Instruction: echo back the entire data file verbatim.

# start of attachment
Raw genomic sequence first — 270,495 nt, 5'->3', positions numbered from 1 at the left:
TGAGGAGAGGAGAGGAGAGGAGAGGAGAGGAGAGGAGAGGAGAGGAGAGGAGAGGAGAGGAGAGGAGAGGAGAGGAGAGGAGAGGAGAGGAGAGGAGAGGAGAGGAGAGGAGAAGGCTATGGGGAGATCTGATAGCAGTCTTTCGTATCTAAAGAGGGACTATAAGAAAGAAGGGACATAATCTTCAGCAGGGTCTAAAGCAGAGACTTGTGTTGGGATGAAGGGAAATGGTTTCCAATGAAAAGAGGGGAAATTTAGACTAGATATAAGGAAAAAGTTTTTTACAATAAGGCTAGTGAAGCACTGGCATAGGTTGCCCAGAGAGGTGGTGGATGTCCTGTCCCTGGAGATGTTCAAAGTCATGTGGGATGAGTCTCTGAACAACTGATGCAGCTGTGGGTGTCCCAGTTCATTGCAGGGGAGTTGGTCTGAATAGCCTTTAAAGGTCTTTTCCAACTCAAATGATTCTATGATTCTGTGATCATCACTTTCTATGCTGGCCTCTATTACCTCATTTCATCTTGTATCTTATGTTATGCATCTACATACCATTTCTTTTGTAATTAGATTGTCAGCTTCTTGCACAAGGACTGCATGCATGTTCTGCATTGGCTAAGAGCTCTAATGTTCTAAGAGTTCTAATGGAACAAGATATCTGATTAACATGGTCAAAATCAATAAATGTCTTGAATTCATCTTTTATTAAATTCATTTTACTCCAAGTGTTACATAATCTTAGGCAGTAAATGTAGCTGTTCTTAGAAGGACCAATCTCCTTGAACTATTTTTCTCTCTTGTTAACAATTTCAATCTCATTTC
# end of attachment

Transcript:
Raw genomic sequence first — 270,495 nt, 5'->3', positions numbered from 1 at the left:
TGAGGAGAGGAGAGGAGAGGAGAGGAGAGGAGAGGAGAGGAGAGGAGAGGAGAGGAGAGGAGAGGAGAGGAGAGGAGAGGAGAGGAGAGGAGAGGAGAGGAGAGGAGAGGAGAAGGCTATGGGGAGATCTGATAGCAGTCTTTCGTATCTAAAGAGGGACTATAAGAAAGAAGGGACATAATCTTCAGCAGGGTCTAAAGCAGAGACTTGTGTTGGGATGAAGGGAAATGGTTTCCAATGAAAAGAGGGGAAATTTAGACTAGATATAAGGAAAAAGTTTTTTACAATAAGGCTAGTGAAGCACTGGCATAGGTTGCCCAGAGAGGTGGTGGATGTCCTGTCCCTGGAGATGTTCAAAGTCATGTGGGATGAGTCTCTGAACAACTGATGCAGCTGTGGGTGTCCCAGTTCATTGCAGGGGAGTTGGTCTGAATAGCCTTTAAAGGTCTTTTCCAACTCAAATGATTCTATGATTCTGTGATCATCACTTTCTATGCTGGCCTCTATTACCTCATTTCATCTTGTATCTTATGTTATGCATCTACATACCATTTCTTTTGTAATTAGATTGTCAGCTTCTTGCACAAGGACTGCATGCATGTTCTGCATTGGCTAAGAGCTCTAATGTTCTAAGAGTTCTAATGGAACAAGATATCTGATTAACATGGTCAAAATCAATAAATGTCTTGAATTCATCTTTTATTAAATTCATTTTACTCCAAGTGTTACATAATCTTAGGCAGTAAATGTAGCTGTTCTTAGAAGGACCAATCTCCTTGAACTATTTTTCTCTCTTGTTAACAATTTCAATCTCATTTC